What Is A Columnar Tree: Popular Columnar Tree Varieties

Columnar Trees At Front Door Of House
columnar trees
(Image credit: dpproductions)

Spreading trees look magnificent in large landscapes but they crowd out everything else in a small patio or garden. For these more intimate spaces, columnar tree varieties work best. These are trees that are narrow and slender, perfect trees for small spaces. Read on for more information on columnar tree types.

What is a Columnar Tree?

The American Conifer Association designates eight forms of conifers, “columnar conifers” being one of them. These are defined as trees that are much taller than they are wide and include those designated as fastigiate, columnar, narrowly pyramidal, or narrowly conical.

Narrow, upright tree species, conifers or not, are useful as trees for small spaces since they don’t require much elbow room. Planted in a tight line they also work nicely as hedges and privacy screens.

About Columnar Tree Types

Not all columnar tree varieties are evergreen conifers. Some are deciduous. All columnar tree types share crisp, clean, almost formal outlines and upright, stand-at-attention postures. Given their slender dimensions, you’ll find them easy to tuck into any area of the garden that needs structure, from the entryway to the patio.

While some columnar tree types are very tall, like columnar hornbeam (Carpinus betulus ‘Fastigiata’) that grows to 40 feet (12 m.) tall, others are much shorter, and some are downright short. For example, sky pencil holly (Ilex crenata ‘Sky Pencil’) tops out at 4 to 10 feet (2-4 m.) tall.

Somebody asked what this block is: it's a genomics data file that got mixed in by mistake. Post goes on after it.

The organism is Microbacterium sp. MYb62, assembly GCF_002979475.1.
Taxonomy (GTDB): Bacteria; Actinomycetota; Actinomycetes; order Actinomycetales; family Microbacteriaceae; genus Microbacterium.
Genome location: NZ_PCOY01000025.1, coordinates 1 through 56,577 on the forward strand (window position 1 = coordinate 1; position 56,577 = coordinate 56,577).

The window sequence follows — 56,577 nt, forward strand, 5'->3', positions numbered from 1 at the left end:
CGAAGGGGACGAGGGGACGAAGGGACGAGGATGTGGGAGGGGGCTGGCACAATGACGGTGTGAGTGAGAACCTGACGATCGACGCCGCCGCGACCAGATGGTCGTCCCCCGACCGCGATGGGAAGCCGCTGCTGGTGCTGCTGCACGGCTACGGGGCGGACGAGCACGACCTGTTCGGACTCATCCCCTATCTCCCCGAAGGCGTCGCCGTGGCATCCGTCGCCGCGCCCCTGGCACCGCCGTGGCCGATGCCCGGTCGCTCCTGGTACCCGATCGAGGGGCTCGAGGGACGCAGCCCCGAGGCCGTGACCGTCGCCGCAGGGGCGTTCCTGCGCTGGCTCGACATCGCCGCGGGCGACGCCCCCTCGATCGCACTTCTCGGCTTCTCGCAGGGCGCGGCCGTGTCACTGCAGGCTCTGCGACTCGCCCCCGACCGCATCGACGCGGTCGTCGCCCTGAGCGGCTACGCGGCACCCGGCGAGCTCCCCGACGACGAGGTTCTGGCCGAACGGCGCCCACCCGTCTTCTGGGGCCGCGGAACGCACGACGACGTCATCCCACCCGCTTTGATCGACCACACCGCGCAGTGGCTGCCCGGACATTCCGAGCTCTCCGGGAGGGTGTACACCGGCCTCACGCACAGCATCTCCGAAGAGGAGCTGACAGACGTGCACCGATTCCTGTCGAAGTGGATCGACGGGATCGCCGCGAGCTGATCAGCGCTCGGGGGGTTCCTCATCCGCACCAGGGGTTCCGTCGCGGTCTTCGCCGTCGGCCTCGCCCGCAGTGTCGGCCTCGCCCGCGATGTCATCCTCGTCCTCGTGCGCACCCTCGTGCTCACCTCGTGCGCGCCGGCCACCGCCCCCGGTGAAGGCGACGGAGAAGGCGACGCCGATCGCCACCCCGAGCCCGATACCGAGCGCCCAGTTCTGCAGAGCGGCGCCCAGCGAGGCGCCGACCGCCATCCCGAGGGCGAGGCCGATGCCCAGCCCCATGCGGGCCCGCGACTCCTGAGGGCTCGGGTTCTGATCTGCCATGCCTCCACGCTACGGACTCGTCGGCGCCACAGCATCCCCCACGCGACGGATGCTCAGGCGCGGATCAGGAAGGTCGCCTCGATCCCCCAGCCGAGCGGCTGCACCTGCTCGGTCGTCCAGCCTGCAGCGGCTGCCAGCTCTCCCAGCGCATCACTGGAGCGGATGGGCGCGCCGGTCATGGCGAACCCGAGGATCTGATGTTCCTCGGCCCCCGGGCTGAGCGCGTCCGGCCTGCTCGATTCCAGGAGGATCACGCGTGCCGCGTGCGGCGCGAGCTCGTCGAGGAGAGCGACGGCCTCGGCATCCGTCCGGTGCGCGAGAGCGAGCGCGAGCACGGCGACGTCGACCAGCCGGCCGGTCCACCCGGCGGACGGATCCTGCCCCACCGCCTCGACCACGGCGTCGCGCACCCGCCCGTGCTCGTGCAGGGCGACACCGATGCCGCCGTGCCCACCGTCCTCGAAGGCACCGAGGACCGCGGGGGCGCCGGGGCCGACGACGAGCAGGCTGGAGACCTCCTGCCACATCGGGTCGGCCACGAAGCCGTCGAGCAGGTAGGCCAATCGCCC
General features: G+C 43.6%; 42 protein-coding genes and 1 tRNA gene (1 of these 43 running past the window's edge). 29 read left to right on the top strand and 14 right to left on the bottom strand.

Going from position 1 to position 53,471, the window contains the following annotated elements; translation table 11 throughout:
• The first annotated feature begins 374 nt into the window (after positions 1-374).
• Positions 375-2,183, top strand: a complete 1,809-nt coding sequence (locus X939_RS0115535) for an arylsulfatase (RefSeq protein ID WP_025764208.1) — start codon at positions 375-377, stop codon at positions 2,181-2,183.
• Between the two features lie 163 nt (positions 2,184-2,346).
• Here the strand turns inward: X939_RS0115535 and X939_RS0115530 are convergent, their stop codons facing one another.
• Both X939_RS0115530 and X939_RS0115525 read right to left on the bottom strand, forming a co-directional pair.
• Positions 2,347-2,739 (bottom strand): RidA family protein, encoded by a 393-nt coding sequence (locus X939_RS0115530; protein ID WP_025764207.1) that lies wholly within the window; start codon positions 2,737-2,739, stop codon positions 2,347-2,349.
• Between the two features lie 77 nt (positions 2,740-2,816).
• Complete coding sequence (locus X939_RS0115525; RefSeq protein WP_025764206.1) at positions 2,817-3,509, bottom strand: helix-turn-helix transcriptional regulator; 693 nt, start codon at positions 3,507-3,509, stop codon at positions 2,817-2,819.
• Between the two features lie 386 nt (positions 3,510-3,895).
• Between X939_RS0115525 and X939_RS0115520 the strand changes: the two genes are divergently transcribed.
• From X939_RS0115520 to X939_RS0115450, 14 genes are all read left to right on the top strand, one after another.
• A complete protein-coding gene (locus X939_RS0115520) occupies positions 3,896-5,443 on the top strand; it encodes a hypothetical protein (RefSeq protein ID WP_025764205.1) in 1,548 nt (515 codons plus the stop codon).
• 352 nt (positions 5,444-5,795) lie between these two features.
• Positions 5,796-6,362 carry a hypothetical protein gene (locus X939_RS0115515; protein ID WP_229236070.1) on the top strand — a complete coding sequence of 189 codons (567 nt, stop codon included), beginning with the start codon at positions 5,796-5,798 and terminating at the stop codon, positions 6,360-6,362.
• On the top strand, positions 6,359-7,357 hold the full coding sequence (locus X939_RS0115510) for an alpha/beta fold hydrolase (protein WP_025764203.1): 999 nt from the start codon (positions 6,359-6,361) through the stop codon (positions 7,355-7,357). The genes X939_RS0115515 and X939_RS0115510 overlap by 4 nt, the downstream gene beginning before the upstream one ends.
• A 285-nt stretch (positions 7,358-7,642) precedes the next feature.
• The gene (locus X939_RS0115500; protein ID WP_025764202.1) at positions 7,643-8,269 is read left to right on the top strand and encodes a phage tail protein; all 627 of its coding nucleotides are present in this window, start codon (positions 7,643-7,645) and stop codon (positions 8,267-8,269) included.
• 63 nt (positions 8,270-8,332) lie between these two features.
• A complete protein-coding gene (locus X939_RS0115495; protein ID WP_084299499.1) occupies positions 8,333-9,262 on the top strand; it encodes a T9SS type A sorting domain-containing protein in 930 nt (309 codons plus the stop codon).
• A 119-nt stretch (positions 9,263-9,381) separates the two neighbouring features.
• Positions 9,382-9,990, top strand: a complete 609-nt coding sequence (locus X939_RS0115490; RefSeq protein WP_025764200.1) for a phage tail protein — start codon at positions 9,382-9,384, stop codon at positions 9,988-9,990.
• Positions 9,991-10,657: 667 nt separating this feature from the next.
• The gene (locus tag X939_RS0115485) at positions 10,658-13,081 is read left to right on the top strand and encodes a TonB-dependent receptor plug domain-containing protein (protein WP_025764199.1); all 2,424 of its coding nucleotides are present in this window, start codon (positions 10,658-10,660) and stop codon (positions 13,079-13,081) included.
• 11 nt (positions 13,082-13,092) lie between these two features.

Columnar Tree Varieties

So, which columnar tree varieties are particularly attractive? Many have good features. Here are a few favorites.

For evergreens, consider hicks yew (Taxus x media ‘Hicksii’), a dense tree with an impressive pruning tolerance that does well in sun or shade. It gets to around 20 feet (6 m.) tall and about half that wide but can easily be pruned to half that size.

Another great option is weeping white spruce, an unusual but excellent choice. It has a tall central leader and pendulous branches, giving it a lot of character. It rises to 30 feet (9 m.) tall but stays a narrow 6 feet (2 m.) wide.

As far as deciduous trees go, a small columnar oak called Kindred Spirit is a nice choice. It grows to a respectable oak height, topping out at 30 feet (9 m.) tall, with silvery foliage and upswept branches. It stays slender, maxing out at 6 feet (2 m.) wide.

You can also try a narrow fruit tree, like Crimson Pointe cherry (Prunus x cerasifera ‘Cripoizam’). It grows to 25 feet (8 m.) tall but stays under 6 feet wide (2 m.) and can be grown in partial shade.

Teo Spengler

Teo Spengler has been gardening for 30 years. She is a docent at the San Francisco Botanical Garden. Her passion is trees, 250 of which she has planted on her land in France.